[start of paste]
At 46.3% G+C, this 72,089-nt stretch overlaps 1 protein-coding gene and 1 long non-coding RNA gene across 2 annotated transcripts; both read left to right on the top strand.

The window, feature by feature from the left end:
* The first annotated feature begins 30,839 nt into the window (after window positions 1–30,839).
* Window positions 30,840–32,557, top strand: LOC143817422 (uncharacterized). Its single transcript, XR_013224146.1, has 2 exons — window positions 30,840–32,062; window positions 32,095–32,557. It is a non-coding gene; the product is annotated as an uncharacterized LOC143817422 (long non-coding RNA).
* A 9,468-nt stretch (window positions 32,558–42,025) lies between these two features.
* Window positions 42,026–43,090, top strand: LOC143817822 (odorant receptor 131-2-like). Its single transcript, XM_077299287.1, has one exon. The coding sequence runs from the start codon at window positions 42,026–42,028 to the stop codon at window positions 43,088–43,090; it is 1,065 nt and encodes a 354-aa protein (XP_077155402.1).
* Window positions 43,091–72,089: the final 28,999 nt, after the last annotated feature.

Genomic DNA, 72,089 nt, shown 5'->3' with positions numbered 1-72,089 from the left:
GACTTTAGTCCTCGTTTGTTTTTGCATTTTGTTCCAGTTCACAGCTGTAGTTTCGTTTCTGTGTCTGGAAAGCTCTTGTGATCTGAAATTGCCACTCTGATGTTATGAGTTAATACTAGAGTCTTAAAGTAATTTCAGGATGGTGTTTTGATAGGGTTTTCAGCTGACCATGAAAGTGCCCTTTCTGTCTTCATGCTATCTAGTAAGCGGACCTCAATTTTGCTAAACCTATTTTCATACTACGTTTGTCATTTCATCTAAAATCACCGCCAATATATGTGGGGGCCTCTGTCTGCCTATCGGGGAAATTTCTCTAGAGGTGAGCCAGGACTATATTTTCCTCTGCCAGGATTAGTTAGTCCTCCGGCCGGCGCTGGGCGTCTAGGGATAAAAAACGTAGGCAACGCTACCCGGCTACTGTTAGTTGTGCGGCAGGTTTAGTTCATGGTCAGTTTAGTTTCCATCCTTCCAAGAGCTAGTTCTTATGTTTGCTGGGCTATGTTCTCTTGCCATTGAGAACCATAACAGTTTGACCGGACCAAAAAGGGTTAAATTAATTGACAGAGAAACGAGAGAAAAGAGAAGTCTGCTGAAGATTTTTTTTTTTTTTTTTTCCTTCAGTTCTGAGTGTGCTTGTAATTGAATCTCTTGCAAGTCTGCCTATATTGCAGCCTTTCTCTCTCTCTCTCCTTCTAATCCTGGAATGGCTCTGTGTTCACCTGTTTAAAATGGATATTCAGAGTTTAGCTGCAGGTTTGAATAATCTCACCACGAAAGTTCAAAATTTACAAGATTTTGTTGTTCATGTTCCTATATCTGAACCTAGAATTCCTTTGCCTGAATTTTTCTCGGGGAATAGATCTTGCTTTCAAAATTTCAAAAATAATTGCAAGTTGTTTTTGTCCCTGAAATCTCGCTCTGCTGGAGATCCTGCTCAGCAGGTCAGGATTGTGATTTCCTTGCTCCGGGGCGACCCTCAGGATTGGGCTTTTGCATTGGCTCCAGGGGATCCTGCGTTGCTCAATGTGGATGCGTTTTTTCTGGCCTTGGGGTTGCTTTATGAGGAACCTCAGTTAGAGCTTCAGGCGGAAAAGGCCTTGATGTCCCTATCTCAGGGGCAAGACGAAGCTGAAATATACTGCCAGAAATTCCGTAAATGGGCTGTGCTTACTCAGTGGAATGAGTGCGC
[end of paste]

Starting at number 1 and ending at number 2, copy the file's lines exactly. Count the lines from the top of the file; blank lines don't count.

At 46.3% G+C, this 72,089-nt stretch overlaps 1 protein-coding gene and 1 long non-coding RNA gene across 2 annotated transcripts; both read left to right on the top strand.

The window, feature by feature from the left end: